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Audience reception of news articles made with various levels of automation—and none: Comparing cognitive & emotional impacts

Stalph, F., Thurman, N. & Thaesler-Kordonouri, S. (2023). Audience reception of news articles made with various levels of automation—and none: Comparing cognitive & emotional impacts. Paper presented at the The Joint Computation + Journalism European Data & Computational Journalism Conference 2023, 22-24 Jun 2023, Zurich, Switzerland.


Our knowledge about audience perceptions of manually authored news articles and automated news articles is limited. Although over a dozen studies have been carried out, findings are inconsistent and limited by methodological shortcomings. For example, the experimental stimuli used in some have made isolation of the effects of the actual authorship (automated or manual) difficult. Our study attempts to overcome previous studies’ shortcomings to better evaluate audiences’ relative evaluations of news articles produced with varying degrees of automation—and none. We conducted a 3 (article source: manually written, automated, post-edited) × 12 (story topics) between-subjects online survey experiment using a sample (N = 4,734) representative of UK online news consumers by age and gender. Each of the 36 treatment groups read a data-driven news article that was either: (1) manually written by a journalist, (2) automated using a data-driven template, or (3) automated then subsequently post-edited by a journalist. The articles’ authorship was not declared. To minimise confounding variables, the articles in each of the 12 story sets shared the same data source, story angle, and geographical focus. Respondents’ perceptions were measured using criteria developed in a qualitative group interview study with news consumers. The results show that respondents found manually written articles to be significantly more comprehensible—both overall and in relation to the numbers they contained—than automated and post-edited articles. Authorship did not have any statistically significant effect on overall liking of the articles, or on the positive or negative feelings (valence) articles provoked in respondents, or the strength of those feelings (arousal).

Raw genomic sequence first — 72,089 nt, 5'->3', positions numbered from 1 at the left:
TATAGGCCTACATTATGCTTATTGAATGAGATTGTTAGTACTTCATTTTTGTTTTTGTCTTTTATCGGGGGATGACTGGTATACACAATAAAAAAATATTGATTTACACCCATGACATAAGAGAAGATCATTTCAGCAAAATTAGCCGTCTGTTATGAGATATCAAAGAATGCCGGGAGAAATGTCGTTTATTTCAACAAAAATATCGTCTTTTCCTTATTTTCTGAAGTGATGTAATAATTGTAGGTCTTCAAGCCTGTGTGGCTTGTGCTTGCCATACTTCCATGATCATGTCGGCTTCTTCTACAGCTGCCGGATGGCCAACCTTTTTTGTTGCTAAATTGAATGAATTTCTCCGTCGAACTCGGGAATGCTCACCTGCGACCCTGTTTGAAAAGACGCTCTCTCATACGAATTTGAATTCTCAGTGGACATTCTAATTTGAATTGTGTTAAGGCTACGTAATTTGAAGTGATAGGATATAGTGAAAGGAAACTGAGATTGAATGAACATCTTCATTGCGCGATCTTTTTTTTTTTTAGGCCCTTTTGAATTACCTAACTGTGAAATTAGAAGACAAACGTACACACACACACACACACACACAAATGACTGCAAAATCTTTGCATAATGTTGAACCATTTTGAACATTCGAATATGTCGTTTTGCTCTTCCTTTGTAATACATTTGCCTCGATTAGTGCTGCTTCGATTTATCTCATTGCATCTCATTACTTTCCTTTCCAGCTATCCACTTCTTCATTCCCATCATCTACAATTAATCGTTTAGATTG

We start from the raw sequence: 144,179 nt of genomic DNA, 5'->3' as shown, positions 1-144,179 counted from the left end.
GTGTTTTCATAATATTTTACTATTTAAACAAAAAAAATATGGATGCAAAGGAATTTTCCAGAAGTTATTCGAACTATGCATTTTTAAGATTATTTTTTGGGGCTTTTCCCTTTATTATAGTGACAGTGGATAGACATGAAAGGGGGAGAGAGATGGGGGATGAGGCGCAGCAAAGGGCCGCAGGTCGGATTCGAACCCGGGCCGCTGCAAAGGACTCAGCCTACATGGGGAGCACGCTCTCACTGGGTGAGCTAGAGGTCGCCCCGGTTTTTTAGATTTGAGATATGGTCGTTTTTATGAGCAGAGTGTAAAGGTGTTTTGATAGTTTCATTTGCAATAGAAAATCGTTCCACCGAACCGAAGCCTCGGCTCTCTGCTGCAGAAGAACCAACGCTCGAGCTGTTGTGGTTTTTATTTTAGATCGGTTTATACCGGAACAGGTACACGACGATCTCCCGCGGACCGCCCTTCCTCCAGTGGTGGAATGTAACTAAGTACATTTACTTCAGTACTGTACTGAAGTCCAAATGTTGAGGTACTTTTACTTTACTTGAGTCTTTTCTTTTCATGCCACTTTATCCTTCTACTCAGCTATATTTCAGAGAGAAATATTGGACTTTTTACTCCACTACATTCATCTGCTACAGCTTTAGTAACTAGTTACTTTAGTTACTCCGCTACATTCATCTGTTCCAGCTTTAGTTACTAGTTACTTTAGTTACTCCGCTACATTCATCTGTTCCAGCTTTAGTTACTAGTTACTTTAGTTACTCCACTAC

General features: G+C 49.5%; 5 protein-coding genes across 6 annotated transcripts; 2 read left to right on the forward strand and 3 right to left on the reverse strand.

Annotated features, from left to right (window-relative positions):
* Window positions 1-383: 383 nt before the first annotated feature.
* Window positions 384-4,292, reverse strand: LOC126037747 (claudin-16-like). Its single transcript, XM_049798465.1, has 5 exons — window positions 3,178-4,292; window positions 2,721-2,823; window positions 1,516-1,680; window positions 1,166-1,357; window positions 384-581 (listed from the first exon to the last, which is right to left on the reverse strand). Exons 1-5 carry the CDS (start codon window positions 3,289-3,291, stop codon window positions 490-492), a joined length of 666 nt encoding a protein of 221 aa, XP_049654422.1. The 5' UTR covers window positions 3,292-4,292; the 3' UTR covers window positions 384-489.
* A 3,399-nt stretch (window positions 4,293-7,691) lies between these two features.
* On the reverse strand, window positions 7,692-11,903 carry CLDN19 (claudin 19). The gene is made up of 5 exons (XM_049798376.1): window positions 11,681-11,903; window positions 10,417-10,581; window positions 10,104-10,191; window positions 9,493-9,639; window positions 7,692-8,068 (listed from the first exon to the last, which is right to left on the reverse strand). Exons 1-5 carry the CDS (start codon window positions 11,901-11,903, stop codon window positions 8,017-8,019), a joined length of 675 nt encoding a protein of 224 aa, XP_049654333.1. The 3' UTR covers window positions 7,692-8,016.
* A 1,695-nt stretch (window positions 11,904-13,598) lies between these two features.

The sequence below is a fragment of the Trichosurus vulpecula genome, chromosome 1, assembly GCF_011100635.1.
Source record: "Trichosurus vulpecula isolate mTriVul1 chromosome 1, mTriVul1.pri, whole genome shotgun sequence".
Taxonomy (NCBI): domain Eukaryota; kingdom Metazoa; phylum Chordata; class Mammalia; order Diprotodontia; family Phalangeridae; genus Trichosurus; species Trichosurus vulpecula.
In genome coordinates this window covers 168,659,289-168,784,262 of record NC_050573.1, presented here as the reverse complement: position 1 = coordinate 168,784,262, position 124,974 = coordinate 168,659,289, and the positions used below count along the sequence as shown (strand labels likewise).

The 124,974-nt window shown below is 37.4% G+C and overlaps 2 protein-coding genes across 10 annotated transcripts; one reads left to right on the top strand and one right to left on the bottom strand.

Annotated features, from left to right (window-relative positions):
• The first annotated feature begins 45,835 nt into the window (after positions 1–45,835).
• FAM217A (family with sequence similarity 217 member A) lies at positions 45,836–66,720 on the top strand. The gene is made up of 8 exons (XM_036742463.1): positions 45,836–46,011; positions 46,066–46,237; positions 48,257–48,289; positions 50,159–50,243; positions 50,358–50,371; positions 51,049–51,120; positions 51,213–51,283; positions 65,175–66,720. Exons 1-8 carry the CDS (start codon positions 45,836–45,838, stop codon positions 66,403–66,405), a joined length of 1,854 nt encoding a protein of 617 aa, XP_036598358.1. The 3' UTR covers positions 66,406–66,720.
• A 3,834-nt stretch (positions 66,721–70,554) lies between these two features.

Publication Type: Conference or Workshop Item (Paper)
Additional Information: Permission to make digital or hard copies of part or all of this work for personal or classroom use is granted without fee provided that copies are not made or distributed for profit or commercial advantage and that copies bear this notice and the full citation on the first page. Copyrights for third-party components of this work must be honored. For all other uses, contact the owner/author(s). © 2023 Copyright held by the author(s)
Subjects: B Philosophy. Psychology. Religion > BF Psychology
H Social Sciences > HM Sociology
H Social Sciences > HN Social history and conditions. Social problems. Social reform
P Language and Literature > PN Literature (General)
Departments: School of Communication & Creativity > Journalism
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